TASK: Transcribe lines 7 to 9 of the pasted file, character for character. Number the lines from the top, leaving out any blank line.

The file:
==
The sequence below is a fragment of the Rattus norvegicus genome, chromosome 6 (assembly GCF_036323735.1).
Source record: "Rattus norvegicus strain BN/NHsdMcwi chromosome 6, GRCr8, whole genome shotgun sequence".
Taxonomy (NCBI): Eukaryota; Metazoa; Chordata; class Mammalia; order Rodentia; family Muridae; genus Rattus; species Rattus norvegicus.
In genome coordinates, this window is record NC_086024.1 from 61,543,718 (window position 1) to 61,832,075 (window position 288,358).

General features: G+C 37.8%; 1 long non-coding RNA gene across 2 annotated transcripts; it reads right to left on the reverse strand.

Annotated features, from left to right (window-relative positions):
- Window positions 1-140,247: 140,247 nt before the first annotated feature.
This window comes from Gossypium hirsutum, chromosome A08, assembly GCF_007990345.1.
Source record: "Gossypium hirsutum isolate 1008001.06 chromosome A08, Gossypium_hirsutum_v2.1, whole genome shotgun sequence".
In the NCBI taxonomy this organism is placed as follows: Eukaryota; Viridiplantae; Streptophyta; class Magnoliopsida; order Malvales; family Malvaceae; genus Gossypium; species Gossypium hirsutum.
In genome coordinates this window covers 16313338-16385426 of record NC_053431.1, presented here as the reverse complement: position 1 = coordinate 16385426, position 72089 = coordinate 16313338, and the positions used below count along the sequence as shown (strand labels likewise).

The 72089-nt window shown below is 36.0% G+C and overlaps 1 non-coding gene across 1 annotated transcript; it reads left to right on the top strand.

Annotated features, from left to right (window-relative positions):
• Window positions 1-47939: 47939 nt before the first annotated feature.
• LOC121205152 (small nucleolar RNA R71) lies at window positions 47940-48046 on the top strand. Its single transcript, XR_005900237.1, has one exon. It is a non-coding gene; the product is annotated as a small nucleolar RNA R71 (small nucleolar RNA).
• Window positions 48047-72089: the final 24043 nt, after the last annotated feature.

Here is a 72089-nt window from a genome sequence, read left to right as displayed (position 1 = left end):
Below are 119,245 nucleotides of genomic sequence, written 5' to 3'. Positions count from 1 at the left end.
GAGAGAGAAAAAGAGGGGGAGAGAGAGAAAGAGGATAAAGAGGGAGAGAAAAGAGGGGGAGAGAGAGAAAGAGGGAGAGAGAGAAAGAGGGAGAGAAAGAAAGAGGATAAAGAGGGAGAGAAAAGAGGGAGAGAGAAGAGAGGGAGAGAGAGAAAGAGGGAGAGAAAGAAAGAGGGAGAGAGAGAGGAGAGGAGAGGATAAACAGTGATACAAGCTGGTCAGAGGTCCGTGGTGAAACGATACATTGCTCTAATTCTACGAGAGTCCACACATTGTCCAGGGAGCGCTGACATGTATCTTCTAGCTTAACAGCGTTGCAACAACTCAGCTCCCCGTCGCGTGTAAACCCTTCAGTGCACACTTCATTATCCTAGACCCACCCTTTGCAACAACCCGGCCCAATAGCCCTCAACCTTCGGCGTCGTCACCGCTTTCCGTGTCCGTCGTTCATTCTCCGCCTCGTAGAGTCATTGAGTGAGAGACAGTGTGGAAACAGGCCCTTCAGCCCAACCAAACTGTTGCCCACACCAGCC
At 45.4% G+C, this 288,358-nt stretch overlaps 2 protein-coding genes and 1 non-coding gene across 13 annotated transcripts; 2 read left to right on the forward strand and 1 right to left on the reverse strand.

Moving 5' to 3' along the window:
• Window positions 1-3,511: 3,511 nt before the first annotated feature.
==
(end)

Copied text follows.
- Window positions 1-140,247: 140,247 nt before the first annotated feature.
This window comes from Gossypium hirsutum, chromosome A08, assembly GCF_007990345.1.
Source record: "Gossypium hirsutum isolate 1008001.06 chromosome A08, Gossypium_hirsutum_v2.1, whole genome shotgun sequence".